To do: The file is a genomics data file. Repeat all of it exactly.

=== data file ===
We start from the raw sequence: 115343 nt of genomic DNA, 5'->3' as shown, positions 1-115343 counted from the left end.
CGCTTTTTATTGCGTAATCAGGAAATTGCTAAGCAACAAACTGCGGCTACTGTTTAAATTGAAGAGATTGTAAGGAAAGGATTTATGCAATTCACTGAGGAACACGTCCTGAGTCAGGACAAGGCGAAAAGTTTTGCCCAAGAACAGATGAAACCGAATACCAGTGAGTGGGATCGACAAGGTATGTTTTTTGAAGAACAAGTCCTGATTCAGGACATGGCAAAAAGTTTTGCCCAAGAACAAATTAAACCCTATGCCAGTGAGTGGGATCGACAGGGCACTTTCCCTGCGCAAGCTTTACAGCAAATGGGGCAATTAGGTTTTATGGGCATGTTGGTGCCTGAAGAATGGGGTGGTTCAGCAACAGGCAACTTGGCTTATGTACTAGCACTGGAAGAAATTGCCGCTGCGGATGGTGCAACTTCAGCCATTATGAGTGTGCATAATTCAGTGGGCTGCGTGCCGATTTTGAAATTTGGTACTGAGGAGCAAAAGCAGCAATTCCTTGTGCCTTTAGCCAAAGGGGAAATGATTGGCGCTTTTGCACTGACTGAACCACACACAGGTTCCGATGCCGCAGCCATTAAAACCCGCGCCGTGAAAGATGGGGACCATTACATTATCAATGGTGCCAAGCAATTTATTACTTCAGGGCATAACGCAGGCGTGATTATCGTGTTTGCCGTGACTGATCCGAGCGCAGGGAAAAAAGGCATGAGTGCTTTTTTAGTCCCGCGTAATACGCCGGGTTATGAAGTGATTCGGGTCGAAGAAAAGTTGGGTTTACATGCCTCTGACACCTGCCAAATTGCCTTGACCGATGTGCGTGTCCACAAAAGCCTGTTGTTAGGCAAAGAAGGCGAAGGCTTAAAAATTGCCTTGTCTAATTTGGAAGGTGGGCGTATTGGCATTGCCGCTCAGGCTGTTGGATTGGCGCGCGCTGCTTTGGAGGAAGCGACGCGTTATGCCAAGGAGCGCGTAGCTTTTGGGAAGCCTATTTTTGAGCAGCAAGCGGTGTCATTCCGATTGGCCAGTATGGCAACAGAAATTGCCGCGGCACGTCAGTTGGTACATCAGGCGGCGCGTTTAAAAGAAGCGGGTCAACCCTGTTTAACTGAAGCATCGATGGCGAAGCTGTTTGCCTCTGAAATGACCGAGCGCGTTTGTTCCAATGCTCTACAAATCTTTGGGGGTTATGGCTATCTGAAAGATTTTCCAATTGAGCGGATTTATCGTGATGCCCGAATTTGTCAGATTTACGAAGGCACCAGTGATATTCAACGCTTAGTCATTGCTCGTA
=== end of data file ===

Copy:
We start from the raw sequence: 115343 nt of genomic DNA, 5'->3' as shown, positions 1-115343 counted from the left end.
CGCTTTTTATTGCGTAATCAGGAAATTGCTAAGCAACAAACTGCGGCTACTGTTTAAATTGAAGAGATTGTAAGGAAAGGATTTATGCAATTCACTGAGGAACACGTCCTGAGTCAGGACAAGGCGAAAAGTTTTGCCCAAGAACAGATGAAACCGAATACCAGTGAGTGGGATCGACAAGGTATGTTTTTTGAAGAACAAGTCCTGATTCAGGACATGGCAAAAAGTTTTGCCCAAGAACAAATTAAACCCTATGCCAGTGAGTGGGATCGACAGGGCACTTTCCCTGCGCAAGCTTTACAGCAAATGGGGCAATTAGGTTTTATGGGCATGTTGGTGCCTGAAGAATGGGGTGGTTCAGCAACAGGCAACTTGGCTTATGTACTAGCACTGGAAGAAATTGCCGCTGCGGATGGTGCAACTTCAGCCATTATGAGTGTGCATAATTCAGTGGGCTGCGTGCCGATTTTGAAATTTGGTACTGAGGAGCAAAAGCAGCAATTCCTTGTGCCTTTAGCCAAAGGGGAAATGATTGGCGCTTTTGCACTGACTGAACCACACACAGGTTCCGATGCCGCAGCCATTAAAACCCGCGCCGTGAAAGATGGGGACCATTACATTATCAATGGTGCCAAGCAATTTATTACTTCAGGGCATAACGCAGGCGTGATTATCGTGTTTGCCGTGACTGATCCGAGCGCAGGGAAAAAAGGCATGAGTGCTTTTTTAGTCCCGCGTAATACGCCGGGTTATGAAGTGATTCGGGTCGAAGAAAAGTTGGGTTTACATGCCTCTGACACCTGCCAAATTGCCTTGACCGATGTGCGTGTCCACAAAAGCCTGTTGTTAGGCAAAGAAGGCGAAGGCTTAAAAATTGCCTTGTCTAATTTGGAAGGTGGGCGTATTGGCATTGCCGCTCAGGCTGTTGGATTGGCGCGCGCTGCTTTGGAGGAAGCGACGCGTTATGCCAAGGAGCGCGTAGCTTTTGGGAAGCCTATTTTTGAGCAGCAAGCGGTGTCATTCCGATTGGCCAGTATGGCAACAGAAATTGCCGCGGCACGTCAGTTGGTACATCAGGCGGCGCGTTTAAAAGAAGCGGGTCAACCCTGTTTAACTGAAGCATCGATGGCGAAGCTGTTTGCCTCTGAAATGACCGAGCGCGTTTGTTCCAATGCTCTACAAATCTTTGGGGGTTATGGCTATCTGAAAGATTTTCCAATTGAGCGGATTTATCGTGATGCCCGAATTTGTCAGATTTACGAAGGCACCAGTGATATTCAACGCTTAGTCATTGCTCGTA